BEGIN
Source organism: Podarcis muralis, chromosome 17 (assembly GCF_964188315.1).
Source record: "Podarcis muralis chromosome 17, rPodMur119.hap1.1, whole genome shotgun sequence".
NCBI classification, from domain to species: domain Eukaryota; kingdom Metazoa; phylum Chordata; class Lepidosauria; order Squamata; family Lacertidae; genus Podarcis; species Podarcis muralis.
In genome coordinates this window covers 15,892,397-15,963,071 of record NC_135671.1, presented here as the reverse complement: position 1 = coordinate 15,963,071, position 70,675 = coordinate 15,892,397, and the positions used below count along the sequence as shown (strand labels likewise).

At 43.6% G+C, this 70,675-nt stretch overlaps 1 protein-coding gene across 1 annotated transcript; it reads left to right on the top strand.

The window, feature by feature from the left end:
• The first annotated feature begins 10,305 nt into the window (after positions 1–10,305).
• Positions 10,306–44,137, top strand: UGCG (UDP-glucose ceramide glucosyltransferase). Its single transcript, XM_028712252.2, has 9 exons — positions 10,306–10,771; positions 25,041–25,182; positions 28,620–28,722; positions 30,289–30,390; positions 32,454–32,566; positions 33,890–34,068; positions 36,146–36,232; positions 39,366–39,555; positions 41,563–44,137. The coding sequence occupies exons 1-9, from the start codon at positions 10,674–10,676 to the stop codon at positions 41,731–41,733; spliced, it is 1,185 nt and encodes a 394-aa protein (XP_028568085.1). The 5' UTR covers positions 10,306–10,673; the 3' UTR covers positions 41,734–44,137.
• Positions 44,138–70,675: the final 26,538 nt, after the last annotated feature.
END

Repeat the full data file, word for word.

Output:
Source organism: Podarcis muralis, chromosome 17 (assembly GCF_964188315.1).
Source record: "Podarcis muralis chromosome 17, rPodMur119.hap1.1, whole genome shotgun sequence".
NCBI classification, from domain to species: domain Eukaryota; kingdom Metazoa; phylum Chordata; class Lepidosauria; order Squamata; family Lacertidae; genus Podarcis; species Podarcis muralis.
In genome coordinates this window covers 15,892,397-15,963,071 of record NC_135671.1, presented here as the reverse complement: position 1 = coordinate 15,963,071, position 70,675 = coordinate 15,892,397, and the positions used below count along the sequence as shown (strand labels likewise).

At 43.6% G+C, this 70,675-nt stretch overlaps 1 protein-coding gene across 1 annotated transcript; it reads left to right on the top strand.

The window, feature by feature from the left end:
• The first annotated feature begins 10,305 nt into the window (after positions 1–10,305).
• Positions 10,306–44,137, top strand: UGCG (UDP-glucose ceramide glucosyltransferase). Its single transcript, XM_028712252.2, has 9 exons — positions 10,306–10,771; positions 25,041–25,182; positions 28,620–28,722; positions 30,289–30,390; positions 32,454–32,566; positions 33,890–34,068; positions 36,146–36,232; positions 39,366–39,555; positions 41,563–44,137. The coding sequence occupies exons 1-9, from the start codon at positions 10,674–10,676 to the stop codon at positions 41,731–41,733; spliced, it is 1,185 nt and encodes a 394-aa protein (XP_028568085.1). The 5' UTR covers positions 10,306–10,673; the 3' UTR covers positions 41,734–44,137.
• Positions 44,138–70,675: the final 26,538 nt, after the last annotated feature.